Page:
TFMail is a CGI script maintained by the London Perl Mongers which acts as an HTML-form-to-email-gateway. The HTML form is submitted via the CGI script; CGI script emails result to someone. It is more flexible than the classic "FormMail", and more secure than many common "FormMail" scripts. It has a templating system, supports multiple configuration files, and... oh, just go visit the site .
About my modifications
I use TFMail, on this site and elsewhere. In the course of that, I have made some very simple modifications:
- Converts literal " " character sequences to newlines
- Adds measures against form spam
More detail below. Others have expressed interest, so here's a page about it.
Help and support
To be explicit: The London Perl Mongers, and/or the TFMail user community, generally do not support modified scripts. So if you have troubled with something unrelated to my modifications, please try a "vanilla" TFMail first. If the problem is with my modifications, at the very least, say so up-front in any problem reports.
Also to be explicit: I am not in the business of providing general TFMail support for free. If the problem is not with my modifications, please seek help in an appropriate forum, such as the nms-cgi-support list.
If you have a bug report or other feedback on my modifications, though, please let me know.
Obtaining the patch
I posted my patch to the nms-cgi-devel list, but got no response. Not even a "That's not what we're looking for". I dunno if that list is just dead or what.
So on this page I offer for download:
- TFmail-1.38-bscott1.diff - Diff against TFMail version 1.38
- PKZip archive containing
- Modified TFMail, ready-to-run
- Above-mentioned diff
- Sample spam rejection notification templates
We would sometimes get form submissions containing the literal string " " (without the quotes) (10 characters). That's obviously an HTML escape sequence for CR+LF, but what was that doing in the email? I have no idea*, but the customer didn't like it. So I added a quick pattern replacement that turns that sequence into a newline.
(* I actually do have an idea: Testing revealed that, when submitting a multi-line response (TEXTAREA) via POST, Firefox and MSIE seem to encode things differently. Whether one or the other or both or neither is "correct", I didn't bother researching. It needed to be compensated for.)
Spam hits everything, including HTML forms. Most of it comes from fairly dumb robots (bots), so fairly simple countermeasures can be effective.
- Config file directive: reject_html
- Syntax: Field names, separated by commas
- Semantics: If any listed field is submitted containing HTML, the submission is rejected as spam.
I noticed that most of these submissions included something like a URL in an HTML anchor tag. So I added a directive which allows you to declare field(s) to never contain HTML. If they do, the submission is rejected as spam.
In the current implementation, it doesn't actually reject HTML -- it just looks for the very simple pattern most spam seems to have. This can be improved to actually reject all HTML, if needed. (And if this patch gains popularity, that will doubtless be needed.)
- Config file directive: trapfield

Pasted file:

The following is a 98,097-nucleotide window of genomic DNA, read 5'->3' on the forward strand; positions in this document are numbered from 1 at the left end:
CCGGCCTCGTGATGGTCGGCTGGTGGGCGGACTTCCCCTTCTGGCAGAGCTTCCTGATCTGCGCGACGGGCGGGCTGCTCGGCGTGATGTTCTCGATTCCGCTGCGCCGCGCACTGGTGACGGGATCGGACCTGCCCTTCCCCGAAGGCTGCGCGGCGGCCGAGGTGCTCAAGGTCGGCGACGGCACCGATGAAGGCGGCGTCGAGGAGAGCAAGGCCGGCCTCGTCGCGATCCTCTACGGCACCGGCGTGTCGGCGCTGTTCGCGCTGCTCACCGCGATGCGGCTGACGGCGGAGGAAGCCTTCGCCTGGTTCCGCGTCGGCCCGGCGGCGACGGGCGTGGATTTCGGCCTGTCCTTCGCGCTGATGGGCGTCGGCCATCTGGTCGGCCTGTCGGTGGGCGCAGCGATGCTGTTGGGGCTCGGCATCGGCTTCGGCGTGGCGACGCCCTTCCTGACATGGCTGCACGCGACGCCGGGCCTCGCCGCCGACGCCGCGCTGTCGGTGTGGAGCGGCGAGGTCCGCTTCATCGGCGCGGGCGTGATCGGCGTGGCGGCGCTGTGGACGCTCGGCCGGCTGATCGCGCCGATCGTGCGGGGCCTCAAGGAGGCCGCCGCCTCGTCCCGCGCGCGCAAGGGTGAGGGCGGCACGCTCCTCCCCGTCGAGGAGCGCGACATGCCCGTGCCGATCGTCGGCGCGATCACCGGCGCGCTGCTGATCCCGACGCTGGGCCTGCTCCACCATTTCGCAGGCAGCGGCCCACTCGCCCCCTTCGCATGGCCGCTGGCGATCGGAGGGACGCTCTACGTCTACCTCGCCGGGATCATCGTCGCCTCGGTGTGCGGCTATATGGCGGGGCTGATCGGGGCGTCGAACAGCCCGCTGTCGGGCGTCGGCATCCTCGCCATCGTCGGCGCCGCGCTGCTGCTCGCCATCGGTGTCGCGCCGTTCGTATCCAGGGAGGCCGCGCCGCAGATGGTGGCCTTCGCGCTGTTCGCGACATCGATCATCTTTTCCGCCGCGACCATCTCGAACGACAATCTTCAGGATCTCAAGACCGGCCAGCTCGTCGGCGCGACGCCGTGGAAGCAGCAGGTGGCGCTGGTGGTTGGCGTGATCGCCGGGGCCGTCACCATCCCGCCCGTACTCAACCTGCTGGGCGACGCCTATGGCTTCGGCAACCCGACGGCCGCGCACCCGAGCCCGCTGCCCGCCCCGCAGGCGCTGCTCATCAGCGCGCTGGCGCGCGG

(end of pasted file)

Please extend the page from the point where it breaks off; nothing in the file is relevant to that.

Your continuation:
- Syntax: Field names, separated by commas
- Semantics: If any listed field is submitted non-empty, the submission is rejected as spam.
I also added support for trap fields, which are form fields which should never contain any content. Include a trap field in your HTML form, clearly marked (to the human reader) to be left empty, and hidden with CSS. Bots don't read English, and most don't parse CSS. So the user will likely never see the field, and if they do, they will know to leave it empty. Bots will stuff it full of crap, identifying them as unwanted.
Rejection with template
- Config file directive: spam_template
- Syntax: Template base file name
- Semantics: As for other TFMail templates
When the script decides to reject a submission as spam, it processes the designated spam template and sends that to the user. In addition to all the usual template fields that would be available on a successful submission, there is an additional "spam_field" collection, which works like the "input_field" collection. You can thus FOREACH over the fields identified as spam.
I recommend using a vague message for normal use. You don't want to tell the spammers exactly what they need to attack. A example of one such template is included as "spam_vague.trt" in the ZIP file. You will need to change the phone numbers.
For testing/diagnostic purposes, it may useful to have an exact listing of which fields were rejected. The "spam_diag.trt" in the ZIP file is an example. Again, I do not recommend being that specific in regular use.
Rejection with redirect
- Config file directive: spam_redirect
- Syntax: URL
- Semantics: As for other TFMail redirect directives
This is an alternative to "spam_template". When the script decides to reject a submission as spam, it issues an HTTP redirect to the given URL.
- Config file directive: spamlog
- Syntax: Base name of log file
- Semantics: File to log info about submissions rejected as spam. No logging if not defined.
It may be useful to be able to see what is being rejected as spam, especially during initial setup, or if you have trouble reports. This directive will cause all rejected submissions to be logged to the specified file. Just specify the base name for the file. The extension (TFMail LOGFILE_EXT) will be automatically added. It will be written to the TFMail LOGFILE_ROOT directory.
Log format is one entry per nominal line, and includes date, time, HTTP client IP address, HTTP VIA header, HTTP User Agent header, and form fields. In that order. Things the client submits are wrapped in angle brackets (<>). Note that if submission includes newlines or other nasty characters, they will be included in the log file, so don't blindly trust it or throw it at a simple parser. (This should perhaps be changed.)